The Washington Academy of Sciences is offering a different kind of peer review: they’ll take a look at your mystery book, and if it’s up to scientific snuff, give it a literal stamp of approval.
For too long, WAS says, crime- and thriller-fiction writers have skimped on plausible plotlines, passing manuscripts off to editors who won’t check to see if their facts are straight. And with new-fangled tech cropping up, it’s getting harder all the time for writers to write about mysteries convincingly. As an alternative, the writers can hand their work over to WAS. If it passes muster, they’ll give it a “Peer Reviewed & Approved for Science” button.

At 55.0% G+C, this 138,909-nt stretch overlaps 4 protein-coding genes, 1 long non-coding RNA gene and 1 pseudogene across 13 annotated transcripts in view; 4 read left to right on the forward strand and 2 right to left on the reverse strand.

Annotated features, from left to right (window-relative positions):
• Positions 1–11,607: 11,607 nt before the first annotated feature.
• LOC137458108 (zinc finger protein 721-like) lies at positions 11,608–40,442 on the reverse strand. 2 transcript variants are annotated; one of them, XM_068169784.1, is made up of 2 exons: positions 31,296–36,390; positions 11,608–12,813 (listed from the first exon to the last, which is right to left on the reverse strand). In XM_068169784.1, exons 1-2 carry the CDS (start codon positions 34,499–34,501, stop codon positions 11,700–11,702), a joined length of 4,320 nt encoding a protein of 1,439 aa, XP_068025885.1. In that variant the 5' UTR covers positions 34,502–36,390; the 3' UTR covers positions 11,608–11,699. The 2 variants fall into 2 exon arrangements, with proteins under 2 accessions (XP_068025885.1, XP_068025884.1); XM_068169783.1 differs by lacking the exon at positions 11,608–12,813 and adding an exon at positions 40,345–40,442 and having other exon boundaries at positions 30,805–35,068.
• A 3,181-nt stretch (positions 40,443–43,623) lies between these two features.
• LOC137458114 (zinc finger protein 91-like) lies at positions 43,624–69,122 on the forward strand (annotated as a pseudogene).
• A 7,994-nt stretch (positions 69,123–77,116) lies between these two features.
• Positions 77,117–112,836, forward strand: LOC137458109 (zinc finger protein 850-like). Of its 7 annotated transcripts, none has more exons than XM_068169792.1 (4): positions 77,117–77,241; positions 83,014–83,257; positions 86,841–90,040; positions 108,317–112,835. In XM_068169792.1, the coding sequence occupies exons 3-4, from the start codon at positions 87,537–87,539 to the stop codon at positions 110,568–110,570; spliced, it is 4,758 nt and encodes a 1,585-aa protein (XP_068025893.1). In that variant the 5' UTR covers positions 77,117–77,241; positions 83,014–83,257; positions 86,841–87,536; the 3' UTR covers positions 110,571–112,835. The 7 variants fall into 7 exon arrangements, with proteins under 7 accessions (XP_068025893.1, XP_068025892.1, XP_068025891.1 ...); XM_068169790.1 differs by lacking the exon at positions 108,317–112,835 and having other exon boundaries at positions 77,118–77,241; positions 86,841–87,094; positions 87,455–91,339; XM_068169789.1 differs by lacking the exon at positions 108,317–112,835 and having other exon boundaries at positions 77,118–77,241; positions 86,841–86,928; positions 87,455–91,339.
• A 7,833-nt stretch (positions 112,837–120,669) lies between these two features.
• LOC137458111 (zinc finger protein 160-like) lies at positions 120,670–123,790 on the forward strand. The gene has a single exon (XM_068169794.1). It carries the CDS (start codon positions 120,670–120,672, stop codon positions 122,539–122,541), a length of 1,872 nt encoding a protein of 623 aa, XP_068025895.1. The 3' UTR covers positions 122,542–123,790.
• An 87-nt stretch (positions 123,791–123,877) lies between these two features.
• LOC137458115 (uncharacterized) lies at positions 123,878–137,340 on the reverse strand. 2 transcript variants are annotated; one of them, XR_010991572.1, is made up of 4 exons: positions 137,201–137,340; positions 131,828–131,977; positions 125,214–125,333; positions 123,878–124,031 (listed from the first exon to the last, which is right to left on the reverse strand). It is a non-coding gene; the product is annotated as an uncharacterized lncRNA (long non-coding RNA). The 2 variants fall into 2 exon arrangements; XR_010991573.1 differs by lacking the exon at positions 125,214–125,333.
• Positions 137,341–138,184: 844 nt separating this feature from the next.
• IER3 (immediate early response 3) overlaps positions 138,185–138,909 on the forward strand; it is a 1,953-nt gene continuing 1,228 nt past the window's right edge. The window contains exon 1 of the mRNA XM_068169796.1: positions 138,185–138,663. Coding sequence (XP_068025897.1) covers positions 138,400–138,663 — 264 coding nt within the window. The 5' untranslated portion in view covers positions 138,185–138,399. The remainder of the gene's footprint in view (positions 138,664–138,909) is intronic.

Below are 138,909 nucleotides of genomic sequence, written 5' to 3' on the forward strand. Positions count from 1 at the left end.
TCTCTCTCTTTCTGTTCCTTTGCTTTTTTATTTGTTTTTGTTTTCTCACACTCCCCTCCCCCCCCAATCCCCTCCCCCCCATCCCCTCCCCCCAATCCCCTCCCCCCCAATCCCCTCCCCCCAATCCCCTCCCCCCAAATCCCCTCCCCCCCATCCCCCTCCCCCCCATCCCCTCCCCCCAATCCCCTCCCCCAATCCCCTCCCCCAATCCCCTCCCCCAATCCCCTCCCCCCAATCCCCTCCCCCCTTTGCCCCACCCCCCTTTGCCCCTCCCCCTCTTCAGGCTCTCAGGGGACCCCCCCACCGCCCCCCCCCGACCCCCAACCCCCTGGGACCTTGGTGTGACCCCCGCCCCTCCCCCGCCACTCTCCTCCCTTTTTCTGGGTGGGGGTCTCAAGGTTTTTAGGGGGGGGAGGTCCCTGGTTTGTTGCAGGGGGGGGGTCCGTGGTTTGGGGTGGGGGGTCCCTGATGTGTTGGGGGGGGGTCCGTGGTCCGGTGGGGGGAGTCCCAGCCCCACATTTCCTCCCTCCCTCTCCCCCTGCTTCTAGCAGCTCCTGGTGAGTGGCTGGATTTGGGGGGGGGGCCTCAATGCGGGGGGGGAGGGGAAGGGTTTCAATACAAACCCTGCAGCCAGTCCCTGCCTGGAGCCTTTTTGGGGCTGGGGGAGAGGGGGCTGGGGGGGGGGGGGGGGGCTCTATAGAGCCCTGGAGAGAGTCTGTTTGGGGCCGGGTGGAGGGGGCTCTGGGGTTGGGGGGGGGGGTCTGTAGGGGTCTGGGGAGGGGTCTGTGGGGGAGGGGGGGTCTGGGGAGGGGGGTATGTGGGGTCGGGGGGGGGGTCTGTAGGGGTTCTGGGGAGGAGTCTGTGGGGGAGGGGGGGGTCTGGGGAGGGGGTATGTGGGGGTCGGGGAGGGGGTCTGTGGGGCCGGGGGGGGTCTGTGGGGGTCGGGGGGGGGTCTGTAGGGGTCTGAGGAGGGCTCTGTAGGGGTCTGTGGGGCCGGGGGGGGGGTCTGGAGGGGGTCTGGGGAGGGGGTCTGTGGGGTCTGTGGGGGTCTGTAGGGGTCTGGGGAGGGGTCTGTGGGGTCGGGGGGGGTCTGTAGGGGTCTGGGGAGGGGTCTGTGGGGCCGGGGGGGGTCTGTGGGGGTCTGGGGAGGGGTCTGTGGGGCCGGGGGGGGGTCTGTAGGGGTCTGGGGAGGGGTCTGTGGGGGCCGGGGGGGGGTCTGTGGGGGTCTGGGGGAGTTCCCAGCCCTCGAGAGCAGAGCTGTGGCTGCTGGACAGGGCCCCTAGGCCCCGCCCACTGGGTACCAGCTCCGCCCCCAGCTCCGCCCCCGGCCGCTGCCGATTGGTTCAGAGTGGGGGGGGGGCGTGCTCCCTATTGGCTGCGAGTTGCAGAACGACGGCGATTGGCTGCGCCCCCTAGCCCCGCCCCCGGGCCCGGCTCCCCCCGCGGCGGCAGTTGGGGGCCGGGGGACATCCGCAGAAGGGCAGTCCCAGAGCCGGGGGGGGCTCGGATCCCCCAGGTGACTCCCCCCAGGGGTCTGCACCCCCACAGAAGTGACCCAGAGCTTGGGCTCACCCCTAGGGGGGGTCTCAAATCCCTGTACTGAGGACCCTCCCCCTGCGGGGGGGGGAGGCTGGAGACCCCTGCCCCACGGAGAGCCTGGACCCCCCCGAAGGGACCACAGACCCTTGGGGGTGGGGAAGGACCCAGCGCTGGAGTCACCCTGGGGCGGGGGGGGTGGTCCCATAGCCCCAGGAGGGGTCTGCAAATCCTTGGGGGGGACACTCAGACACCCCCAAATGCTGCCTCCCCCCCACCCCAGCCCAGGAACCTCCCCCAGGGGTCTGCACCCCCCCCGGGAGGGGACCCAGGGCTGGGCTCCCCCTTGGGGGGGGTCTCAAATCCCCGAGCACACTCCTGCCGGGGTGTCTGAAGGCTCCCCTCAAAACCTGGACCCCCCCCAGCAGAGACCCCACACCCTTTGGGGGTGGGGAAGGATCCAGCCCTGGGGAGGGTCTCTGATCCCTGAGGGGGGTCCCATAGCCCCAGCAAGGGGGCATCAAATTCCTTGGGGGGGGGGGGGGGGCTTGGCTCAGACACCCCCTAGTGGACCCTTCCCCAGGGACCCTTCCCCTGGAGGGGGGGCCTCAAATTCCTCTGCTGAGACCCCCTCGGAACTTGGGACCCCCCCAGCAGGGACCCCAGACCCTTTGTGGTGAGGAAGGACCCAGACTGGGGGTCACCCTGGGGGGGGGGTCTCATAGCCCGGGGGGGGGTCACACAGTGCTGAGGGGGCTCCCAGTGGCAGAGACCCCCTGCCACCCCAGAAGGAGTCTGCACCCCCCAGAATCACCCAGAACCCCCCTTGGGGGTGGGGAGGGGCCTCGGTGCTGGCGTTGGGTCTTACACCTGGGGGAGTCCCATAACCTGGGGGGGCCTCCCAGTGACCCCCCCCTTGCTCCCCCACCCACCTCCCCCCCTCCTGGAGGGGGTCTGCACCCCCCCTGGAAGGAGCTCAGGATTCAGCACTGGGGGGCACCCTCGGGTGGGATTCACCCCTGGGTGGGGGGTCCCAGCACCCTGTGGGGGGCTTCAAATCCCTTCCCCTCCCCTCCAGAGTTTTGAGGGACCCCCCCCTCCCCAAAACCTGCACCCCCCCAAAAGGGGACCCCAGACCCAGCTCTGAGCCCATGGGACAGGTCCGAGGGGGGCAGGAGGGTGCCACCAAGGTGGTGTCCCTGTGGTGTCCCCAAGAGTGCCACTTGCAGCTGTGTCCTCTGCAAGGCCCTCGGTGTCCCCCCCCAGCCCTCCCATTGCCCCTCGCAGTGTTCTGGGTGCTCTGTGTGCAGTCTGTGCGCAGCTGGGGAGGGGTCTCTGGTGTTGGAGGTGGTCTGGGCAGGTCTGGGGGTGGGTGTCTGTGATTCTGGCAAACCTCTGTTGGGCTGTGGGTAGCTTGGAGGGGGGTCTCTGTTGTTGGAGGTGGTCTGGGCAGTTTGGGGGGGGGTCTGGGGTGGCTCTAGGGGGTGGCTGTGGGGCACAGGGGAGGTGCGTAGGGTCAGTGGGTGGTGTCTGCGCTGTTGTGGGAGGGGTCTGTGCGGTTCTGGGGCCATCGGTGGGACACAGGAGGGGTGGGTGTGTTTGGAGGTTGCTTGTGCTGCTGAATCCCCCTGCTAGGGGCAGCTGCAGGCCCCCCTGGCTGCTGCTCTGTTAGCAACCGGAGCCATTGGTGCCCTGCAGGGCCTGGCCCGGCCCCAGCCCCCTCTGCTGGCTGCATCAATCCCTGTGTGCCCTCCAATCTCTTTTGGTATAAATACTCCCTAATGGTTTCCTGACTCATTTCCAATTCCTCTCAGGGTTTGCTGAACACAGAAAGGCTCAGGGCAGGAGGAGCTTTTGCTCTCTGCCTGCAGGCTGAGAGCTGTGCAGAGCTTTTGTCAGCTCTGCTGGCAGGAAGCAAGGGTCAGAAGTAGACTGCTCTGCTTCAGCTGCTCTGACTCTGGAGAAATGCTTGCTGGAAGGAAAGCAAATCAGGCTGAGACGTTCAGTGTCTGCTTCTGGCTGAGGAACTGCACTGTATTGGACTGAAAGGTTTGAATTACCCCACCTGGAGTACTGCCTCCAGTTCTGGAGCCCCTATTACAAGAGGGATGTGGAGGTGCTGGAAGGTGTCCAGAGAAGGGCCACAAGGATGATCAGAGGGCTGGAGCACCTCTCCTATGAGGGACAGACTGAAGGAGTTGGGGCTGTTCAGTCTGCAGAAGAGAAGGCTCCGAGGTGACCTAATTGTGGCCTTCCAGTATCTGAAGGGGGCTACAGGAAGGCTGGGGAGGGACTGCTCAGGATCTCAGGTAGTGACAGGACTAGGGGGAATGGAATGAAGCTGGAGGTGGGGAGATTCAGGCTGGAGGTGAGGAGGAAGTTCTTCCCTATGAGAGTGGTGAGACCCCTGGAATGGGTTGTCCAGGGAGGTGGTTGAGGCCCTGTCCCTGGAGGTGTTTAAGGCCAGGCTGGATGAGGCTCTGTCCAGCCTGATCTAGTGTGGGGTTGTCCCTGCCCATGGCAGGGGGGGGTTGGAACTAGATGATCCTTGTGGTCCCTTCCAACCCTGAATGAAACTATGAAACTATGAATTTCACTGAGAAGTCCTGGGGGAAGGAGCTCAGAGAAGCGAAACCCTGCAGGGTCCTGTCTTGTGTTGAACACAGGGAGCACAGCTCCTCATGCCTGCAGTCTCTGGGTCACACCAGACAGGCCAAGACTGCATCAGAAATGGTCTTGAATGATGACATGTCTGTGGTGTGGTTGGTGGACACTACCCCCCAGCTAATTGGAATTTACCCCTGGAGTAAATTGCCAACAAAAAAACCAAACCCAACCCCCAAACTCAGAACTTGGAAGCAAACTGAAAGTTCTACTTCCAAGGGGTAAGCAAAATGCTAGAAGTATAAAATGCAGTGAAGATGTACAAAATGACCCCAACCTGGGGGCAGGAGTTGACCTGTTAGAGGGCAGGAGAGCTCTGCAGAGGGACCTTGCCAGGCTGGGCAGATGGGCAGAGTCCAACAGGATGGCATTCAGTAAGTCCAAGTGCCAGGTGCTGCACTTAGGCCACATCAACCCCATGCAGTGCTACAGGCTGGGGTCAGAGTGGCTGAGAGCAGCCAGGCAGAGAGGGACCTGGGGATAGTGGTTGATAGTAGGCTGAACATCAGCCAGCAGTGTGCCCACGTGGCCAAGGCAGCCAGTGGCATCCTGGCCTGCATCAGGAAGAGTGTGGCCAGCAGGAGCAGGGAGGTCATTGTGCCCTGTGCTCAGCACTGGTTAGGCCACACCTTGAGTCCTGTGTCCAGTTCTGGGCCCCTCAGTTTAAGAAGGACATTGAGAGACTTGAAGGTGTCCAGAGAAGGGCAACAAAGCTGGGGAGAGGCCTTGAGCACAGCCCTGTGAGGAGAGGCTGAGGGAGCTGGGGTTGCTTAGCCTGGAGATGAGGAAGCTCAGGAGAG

The BBC points out exactly why we need this. DNA testing and the War on Terror fundamentally changed crime novels: the old gumshoe detective writers who didn’t need to know much more than how a telephone worked and a lie looked on a face might need the extra hand nowadays.
Makes you wonder how Dashiell Hammett would describe a centrifuge.